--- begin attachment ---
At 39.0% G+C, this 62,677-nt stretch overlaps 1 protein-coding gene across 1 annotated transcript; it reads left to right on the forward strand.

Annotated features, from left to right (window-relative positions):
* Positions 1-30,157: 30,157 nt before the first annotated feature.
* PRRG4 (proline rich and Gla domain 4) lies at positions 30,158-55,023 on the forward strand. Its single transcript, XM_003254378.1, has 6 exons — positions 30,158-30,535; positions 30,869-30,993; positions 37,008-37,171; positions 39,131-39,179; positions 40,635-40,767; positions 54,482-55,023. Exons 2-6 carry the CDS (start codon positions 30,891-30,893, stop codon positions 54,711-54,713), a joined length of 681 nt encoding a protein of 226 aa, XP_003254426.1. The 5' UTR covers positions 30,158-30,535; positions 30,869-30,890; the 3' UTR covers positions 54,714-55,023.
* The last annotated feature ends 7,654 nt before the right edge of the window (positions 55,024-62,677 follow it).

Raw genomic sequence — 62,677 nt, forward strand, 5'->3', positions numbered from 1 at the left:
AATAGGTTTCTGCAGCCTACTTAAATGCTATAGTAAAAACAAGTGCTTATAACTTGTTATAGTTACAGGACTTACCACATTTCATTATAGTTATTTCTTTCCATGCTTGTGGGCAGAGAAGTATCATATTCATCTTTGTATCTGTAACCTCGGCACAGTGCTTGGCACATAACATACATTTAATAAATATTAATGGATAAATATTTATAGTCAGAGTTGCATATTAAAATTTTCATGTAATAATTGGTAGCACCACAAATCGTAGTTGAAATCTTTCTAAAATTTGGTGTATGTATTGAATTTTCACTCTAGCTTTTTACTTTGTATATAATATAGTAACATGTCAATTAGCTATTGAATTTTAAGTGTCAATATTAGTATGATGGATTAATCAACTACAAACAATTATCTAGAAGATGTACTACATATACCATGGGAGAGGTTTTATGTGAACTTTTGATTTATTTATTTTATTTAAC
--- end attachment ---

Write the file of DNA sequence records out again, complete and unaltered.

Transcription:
At 39.0% G+C, this 62,677-nt stretch overlaps 1 protein-coding gene across 1 annotated transcript; it reads left to right on the forward strand.

Annotated features, from left to right (window-relative positions):
* Positions 1-30,157: 30,157 nt before the first annotated feature.
* PRRG4 (proline rich and Gla domain 4) lies at positions 30,158-55,023 on the forward strand. Its single transcript, XM_003254378.1, has 6 exons — positions 30,158-30,535; positions 30,869-30,993; positions 37,008-37,171; positions 39,131-39,179; positions 40,635-40,767; positions 54,482-55,023. Exons 2-6 carry the CDS (start codon positions 30,891-30,893, stop codon positions 54,711-54,713), a joined length of 681 nt encoding a protein of 226 aa, XP_003254426.1. The 5' UTR covers positions 30,158-30,535; positions 30,869-30,890; the 3' UTR covers positions 54,714-55,023.
* The last annotated feature ends 7,654 nt before the right edge of the window (positions 55,024-62,677 follow it).

Raw genomic sequence — 62,677 nt, forward strand, 5'->3', positions numbered from 1 at the left:
AATAGGTTTCTGCAGCCTACTTAAATGCTATAGTAAAAACAAGTGCTTATAACTTGTTATAGTTACAGGACTTACCACATTTCATTATAGTTATTTCTTTCCATGCTTGTGGGCAGAGAAGTATCATATTCATCTTTGTATCTGTAACCTCGGCACAGTGCTTGGCACATAACATACATTTAATAAATATTAATGGATAAATATTTATAGTCAGAGTTGCATATTAAAATTTTCATGTAATAATTGGTAGCACCACAAATCGTAGTTGAAATCTTTCTAAAATTTGGTGTATGTATTGAATTTTCACTCTAGCTTTTTACTTTGTATATAATATAGTAACATGTCAATTAGCTATTGAATTTTAAGTGTCAATATTAGTATGATGGATTAATCAACTACAAACAATTATCTAGAAGATGTACTACATATACCATGGGAGAGGTTTTATGTGAACTTTTGATTTATTTATTTTATTTAAC